Statistical analysis

For users who need statistical analysis, such as conditional comparison, EPAT provides a dedicated GUI. In this interface, the significant difference of ERP components under different conditions is visualized to help users check the effect of preprocessing, to better understand and interpret the data. In addition, EPAT supports the export of the peak (or average amplitude) of a certain ERP component of each electrode and the time required to reach the peak (i.e., the latency period), which is convenient for users who want to perform subsequent T-tests, analysis of variance (ANOVA), linear mixed model (LMM), and other statistical analysis.

Design concepts

The design concept and goal of EPAT are to provide an, efficient, easy-to-use, flexible, unified, and repeatable EEG data processing platform so that users can easily process and analyze complex EEG data. Its design concept mainly includes the following six aspects:

1. Standardization: EPAT employs a process-oriented pipeline, consistent with workflows recommended in EEG research, improving efficiency, and reducing errors (Gil Ávila et al., 2023). Tailored for clinical needs, its design focuses on resolving clinical issues rather than purely methodological advancements. EPAT also enables customization to meet different research needs, offering a balance between clinical workflows and basic research demands, facilitating future standardization of procedures.

2. Efficiency: EPAT’s efficiency is showcased through optimized algorithms, streamlined workflows, a well-designed codebase for execution and low overhead, high modularity for diverse EEG studies, a user-friendly interface easing the learning curve, and robust batch processing capabilities for large datasets, enhancing overall EEG research productivity.

3. Flexibility: The design of EPAT considers the needs of users with different expertise and in different specialties. It provides a variety of processing and analysis methods, allowing users to choose freely. For instance, novice users benefit from user-friendly default settings that simplify basic tasks such as preprocessing, making the software accessible to a wider audience. Conversely, for advanced users requiring detailed analyses, EPAT offers customizable options like diverse filters and event markers, catering to specific research needs and enabling intricate data manipulation.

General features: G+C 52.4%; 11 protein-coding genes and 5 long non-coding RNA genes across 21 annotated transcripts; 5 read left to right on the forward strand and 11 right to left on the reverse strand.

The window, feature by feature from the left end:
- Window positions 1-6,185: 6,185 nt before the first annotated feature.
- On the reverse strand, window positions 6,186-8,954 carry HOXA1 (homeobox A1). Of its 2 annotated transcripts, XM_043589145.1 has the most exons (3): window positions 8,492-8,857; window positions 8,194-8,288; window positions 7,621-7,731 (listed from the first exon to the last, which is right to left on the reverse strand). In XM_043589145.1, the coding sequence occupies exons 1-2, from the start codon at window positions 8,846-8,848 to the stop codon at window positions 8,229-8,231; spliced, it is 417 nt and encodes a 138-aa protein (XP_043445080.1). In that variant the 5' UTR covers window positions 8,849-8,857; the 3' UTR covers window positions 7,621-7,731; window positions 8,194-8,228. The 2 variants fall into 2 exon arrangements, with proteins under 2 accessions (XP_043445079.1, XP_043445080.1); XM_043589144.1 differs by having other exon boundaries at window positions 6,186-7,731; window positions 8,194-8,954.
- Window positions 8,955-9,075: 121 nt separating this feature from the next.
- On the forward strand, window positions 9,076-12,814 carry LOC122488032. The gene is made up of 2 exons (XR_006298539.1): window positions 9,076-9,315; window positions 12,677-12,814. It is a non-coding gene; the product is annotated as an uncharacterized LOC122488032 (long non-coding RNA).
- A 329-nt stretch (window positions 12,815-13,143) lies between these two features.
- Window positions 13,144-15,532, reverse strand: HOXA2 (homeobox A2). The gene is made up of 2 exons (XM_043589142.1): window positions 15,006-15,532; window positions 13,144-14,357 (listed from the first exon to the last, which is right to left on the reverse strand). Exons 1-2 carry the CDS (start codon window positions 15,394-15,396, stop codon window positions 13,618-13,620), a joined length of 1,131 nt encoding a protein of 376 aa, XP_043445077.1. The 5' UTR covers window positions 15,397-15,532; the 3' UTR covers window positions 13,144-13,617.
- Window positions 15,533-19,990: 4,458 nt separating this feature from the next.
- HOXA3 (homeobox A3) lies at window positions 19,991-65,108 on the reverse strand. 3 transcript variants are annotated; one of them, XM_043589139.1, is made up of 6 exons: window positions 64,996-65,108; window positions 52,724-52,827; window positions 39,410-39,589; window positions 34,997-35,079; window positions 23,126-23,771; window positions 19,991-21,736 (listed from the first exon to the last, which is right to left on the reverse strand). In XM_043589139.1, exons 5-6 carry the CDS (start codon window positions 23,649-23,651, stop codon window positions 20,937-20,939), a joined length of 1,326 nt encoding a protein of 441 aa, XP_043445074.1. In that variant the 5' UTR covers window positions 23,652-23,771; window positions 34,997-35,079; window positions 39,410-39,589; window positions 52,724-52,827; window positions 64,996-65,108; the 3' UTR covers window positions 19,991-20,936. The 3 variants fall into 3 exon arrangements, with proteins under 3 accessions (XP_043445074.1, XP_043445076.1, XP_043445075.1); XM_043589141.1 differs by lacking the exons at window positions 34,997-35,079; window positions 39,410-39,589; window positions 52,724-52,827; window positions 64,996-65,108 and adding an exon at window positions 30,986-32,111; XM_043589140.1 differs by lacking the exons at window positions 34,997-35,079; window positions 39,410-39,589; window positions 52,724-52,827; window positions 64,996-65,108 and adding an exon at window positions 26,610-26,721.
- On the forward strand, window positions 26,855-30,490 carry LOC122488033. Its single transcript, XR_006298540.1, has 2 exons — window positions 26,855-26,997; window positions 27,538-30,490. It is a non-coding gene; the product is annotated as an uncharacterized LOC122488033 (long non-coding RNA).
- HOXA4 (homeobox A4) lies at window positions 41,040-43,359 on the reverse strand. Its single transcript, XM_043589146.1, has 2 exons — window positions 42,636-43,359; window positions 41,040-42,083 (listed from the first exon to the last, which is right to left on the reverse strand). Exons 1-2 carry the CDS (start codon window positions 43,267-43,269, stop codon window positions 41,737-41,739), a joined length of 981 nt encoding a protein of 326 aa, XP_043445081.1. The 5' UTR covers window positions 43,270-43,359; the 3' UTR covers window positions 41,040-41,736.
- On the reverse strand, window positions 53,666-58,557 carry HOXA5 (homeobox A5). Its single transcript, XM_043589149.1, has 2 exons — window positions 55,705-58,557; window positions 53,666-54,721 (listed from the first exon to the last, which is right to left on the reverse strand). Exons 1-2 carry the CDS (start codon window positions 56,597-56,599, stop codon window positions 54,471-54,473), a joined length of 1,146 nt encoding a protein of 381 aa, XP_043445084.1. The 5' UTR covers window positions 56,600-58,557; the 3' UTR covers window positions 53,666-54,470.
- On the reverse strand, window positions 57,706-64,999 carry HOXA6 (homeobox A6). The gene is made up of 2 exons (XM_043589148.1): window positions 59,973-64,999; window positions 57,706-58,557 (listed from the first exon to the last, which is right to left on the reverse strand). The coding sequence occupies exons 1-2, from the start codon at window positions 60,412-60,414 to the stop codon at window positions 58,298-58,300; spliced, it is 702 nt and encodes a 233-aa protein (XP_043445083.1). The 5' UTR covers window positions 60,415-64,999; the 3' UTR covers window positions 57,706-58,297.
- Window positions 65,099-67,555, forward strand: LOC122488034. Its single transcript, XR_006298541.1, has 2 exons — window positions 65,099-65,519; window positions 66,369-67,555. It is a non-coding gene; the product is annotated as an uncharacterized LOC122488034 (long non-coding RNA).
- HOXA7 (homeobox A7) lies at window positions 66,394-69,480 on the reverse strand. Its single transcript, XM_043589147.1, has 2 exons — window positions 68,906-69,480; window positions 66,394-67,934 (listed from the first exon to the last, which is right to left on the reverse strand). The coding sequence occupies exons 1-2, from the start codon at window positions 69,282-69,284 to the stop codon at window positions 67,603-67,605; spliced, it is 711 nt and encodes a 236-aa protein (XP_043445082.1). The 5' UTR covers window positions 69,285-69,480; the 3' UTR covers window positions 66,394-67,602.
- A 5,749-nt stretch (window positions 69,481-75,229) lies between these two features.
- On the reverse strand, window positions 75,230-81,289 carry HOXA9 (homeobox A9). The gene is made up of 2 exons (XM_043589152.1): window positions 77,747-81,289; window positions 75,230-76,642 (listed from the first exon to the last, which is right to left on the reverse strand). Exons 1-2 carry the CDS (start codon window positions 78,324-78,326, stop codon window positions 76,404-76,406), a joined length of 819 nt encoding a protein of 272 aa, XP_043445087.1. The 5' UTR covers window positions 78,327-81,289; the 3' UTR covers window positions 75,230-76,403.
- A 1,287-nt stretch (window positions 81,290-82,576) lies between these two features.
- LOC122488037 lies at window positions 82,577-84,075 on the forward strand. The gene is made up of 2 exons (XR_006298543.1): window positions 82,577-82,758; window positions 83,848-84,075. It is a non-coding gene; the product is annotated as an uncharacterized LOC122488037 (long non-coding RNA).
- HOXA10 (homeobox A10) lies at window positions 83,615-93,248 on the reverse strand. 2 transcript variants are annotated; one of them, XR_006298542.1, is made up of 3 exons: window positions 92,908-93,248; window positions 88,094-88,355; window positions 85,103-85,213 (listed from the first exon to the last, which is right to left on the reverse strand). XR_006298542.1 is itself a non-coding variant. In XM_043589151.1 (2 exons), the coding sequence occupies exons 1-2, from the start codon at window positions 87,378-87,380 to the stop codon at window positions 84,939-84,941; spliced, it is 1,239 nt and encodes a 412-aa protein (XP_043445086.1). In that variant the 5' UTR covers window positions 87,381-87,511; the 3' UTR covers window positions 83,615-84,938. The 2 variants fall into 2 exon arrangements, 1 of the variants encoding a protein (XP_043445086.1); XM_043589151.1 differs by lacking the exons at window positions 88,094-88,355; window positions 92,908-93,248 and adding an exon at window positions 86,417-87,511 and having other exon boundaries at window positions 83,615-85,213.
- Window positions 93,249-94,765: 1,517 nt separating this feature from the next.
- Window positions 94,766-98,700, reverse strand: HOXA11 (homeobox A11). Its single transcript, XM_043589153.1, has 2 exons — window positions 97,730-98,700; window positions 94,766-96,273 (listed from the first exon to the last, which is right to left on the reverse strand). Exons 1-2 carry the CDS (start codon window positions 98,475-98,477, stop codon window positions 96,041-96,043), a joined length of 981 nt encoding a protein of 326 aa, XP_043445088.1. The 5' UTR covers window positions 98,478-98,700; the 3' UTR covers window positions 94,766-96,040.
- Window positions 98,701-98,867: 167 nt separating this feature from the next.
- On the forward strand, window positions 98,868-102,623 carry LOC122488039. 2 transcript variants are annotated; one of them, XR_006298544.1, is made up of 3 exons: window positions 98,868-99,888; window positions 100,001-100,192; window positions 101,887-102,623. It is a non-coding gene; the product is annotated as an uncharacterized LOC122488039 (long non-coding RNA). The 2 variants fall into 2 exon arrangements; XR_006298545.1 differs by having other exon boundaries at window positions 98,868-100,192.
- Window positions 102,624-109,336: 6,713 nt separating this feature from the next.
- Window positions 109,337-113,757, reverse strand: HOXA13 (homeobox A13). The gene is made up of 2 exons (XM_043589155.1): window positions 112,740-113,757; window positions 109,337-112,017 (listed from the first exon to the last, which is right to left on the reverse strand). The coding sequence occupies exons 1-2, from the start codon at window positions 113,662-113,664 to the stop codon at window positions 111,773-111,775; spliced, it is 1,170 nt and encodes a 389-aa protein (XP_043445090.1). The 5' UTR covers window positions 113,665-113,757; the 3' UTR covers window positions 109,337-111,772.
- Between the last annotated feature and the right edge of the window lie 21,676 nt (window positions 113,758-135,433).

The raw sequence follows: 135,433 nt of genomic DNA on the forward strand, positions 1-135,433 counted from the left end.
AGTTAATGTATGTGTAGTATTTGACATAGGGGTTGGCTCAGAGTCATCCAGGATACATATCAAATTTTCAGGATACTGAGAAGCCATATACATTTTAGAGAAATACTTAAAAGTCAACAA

4. Unification: EPAT employs an integrated approach, merging various data processing and analysis techniques into a unified platform. This platform offers users a tool for comprehensive analysis. EPAT’s unique data structure supports extensive analysis and allows for data export for additional analysis in other common software tools. The design of EPAT emphasizes tight integration between modules, each focusing on specific processing or analysis tasks while ensuring seamless data interfacing and transfer between them. This not only facilitates transitions between different analytical methods for the user but also simplifies and streamlines integration and data exchange with other software tools.

5. Repeatability: EPAT’s data structure is tailored for EEG data analysis, facilitating the repetition of crucial steps like removing bad segments and channels. This repeatability is important for manual intervention accuracy, bolsters the reliability of analysis outcomes. Users can retrace and modify previous processes within this framework, enhancing both the transparency and consistency of the workflow, and ensuring the dependability of results.

Sixteen clinicians from the Neurosurgery and Neurology Departments were invited to participate in the scoring evaluation of EPAT and EEGLAB. The results, collected for 14 indicators and analyzed using the Wilcoxon rank-sum test, showed that EPAT was endorsed by the majority of participants (Figure 2, Survey Data).

Figure 2

Figure 2. Comparison of EPAT and EEGLAB by 16 participants across 14 dimensions. * Indicates statistically significant differences.


EPAT, designed based on the concept described in the previous section, has the following characteristics: event correction and classification, highly customizable parameter settings, storage of data processing in the file format, ability to re-run ICA, flexible visualization tools, easily modifiable parameters, optimized storage scheme, flexible export scheme, and unique naming convention. We describe the key elements of these characteristics briefly here.